Alabama’s only openly gay legislator objects to ‘religious freedom’ marriage bill

Michael Walsh
Rep. Patricia Todd, D-Birmingham, discusses a bill on the House floor at the state House on Tuesday, Feb. 25, 2014, in Montgomery, Ala. (AP Photo/The Montgomery Advertiser, Amanda Sowards) NO SALES

The Alabama House passed a bill Thursday that gives wedding officiants the freedom to refuse their services to same-sex couples — a right they already have.

Rep. Patricia Todd, D-Birmingham, the state’s only openly gay legislator, spoke out against the bill during a four-hour debate leading up to the vote.

“Alabama isn’t exactly the most progressive state in the country. We are constantly the laughingstock of the country, and this continues that tradition,” Todd said in an interview with Yahoo News on Friday morning.

Many supporters of gay marriage say House Bill 56, or the Freedom of Religion in Marriage Protection Act, permits discrimination against homosexuals under the guise of religious freedom.

But, Todd says, under the First Amendment, pastors and probate judges already have the legal right to officiate — or not — any wedding they choose.

“The reality is this was just pandering to their constituents so they could say they stood up on same-sex marriage when it didn’t do anything,” she said.

Rep. Jim Hill, R-Moody, said he sponsored the legislation, which passed 69 to 25, after hearing that judges and religious figures feared they would be forced by law to go against their spiritual beliefs, AL.com reported.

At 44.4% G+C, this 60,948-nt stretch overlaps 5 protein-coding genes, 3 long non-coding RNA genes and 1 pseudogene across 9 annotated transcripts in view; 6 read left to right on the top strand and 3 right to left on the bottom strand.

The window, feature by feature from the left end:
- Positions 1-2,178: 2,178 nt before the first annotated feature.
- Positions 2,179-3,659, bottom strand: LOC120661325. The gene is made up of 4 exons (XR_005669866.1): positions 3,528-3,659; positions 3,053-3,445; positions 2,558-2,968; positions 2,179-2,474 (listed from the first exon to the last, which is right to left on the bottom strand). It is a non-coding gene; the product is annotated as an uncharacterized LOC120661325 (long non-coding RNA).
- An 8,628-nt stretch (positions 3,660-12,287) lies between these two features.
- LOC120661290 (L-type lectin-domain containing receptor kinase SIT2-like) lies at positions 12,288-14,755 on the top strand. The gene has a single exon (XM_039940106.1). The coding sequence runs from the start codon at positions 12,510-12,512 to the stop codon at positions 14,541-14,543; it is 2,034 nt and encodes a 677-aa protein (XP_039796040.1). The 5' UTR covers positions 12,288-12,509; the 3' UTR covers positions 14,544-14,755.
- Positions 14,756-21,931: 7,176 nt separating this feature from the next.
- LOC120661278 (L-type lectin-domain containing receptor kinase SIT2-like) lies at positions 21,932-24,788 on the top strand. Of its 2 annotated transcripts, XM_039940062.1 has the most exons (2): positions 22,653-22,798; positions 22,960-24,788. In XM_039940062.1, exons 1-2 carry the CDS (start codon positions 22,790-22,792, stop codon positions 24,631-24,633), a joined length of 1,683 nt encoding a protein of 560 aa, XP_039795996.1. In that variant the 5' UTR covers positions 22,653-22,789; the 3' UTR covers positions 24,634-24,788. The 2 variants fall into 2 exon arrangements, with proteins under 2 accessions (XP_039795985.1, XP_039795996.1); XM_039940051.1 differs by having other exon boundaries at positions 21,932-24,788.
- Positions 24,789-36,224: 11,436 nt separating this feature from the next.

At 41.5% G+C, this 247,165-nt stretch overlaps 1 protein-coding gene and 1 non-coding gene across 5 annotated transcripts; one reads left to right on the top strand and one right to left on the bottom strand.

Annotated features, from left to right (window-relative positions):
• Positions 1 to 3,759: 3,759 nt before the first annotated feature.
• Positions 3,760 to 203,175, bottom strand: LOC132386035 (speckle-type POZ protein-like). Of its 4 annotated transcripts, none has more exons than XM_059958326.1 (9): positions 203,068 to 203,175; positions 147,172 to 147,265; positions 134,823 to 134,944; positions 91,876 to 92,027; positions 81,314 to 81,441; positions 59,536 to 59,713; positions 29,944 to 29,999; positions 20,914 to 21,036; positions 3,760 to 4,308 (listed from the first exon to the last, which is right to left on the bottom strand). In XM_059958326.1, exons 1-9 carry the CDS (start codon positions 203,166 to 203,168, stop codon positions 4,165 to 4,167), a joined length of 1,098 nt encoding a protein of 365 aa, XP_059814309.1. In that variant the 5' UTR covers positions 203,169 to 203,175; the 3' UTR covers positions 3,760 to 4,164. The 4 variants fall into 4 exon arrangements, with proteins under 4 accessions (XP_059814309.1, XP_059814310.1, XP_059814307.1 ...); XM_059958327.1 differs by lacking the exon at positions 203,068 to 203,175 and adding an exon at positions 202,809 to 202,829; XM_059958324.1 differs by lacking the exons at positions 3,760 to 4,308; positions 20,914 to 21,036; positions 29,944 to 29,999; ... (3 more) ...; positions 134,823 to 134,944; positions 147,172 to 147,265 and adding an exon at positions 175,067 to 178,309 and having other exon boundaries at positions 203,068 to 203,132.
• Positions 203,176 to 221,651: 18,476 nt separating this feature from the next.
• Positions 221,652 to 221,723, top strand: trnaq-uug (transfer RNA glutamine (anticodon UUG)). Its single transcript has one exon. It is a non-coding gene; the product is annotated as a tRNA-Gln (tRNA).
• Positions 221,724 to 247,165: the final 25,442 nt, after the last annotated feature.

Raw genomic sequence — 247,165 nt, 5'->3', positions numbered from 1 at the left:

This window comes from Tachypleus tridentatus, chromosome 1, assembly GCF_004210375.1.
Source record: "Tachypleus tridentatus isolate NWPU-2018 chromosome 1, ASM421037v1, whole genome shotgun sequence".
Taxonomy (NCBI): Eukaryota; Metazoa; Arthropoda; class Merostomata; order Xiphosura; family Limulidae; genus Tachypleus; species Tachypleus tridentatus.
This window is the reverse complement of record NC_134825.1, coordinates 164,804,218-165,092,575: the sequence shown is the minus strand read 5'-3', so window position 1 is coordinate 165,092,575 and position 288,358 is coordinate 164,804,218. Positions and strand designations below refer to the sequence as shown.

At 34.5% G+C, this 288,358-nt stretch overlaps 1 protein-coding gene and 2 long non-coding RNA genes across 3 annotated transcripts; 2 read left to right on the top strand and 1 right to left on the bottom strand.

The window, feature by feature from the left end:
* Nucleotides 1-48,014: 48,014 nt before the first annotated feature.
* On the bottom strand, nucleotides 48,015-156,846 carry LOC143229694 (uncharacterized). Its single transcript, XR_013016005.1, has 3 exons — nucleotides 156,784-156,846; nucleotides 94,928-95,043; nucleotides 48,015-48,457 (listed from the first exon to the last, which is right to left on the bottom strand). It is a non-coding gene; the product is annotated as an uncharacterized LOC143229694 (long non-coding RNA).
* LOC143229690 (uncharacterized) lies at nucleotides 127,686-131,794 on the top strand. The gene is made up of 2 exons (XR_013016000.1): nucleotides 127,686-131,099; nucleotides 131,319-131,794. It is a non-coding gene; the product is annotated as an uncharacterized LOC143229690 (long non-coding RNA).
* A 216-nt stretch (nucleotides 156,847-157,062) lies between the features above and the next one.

Moody, a freshman legislator, repeatedly told the house that he simply wanted to “clarify” the existing laws on the books.

When asked if the bill echoes the legal discrimination African-Americans faced, Todd said she does not want to draw comparisons between the struggles because there are salient differences, such as the economic oppression of blacks.

“However, there is a comparison in how Alabama handles these civil rights issues, and we seem to always be on the wrong side of history,” she said.

After the bill passed, Todd said, almost every Republican walked over to her and apologized for voting for it but said they had to in order to please their voters.

“That’s the problem with a lot of elected people. They care more about keeping their seats than doing the right things,” she said.

Ross Murray, director of programs for GLAAD, said religious freedom is important – but so is the rule of law.

“Bills like this end up being very dangerous and not just for the gay, lesbian, bisexual, and transgender community but for several communities in Alabama,” Murray told Yahoo News. “This has the possibility of having someone not have the goods and services they need just to live their everyday lives.”

Hill was not immediately available for comment when Yahoo contacted his office.

The bill will now move to the Senate.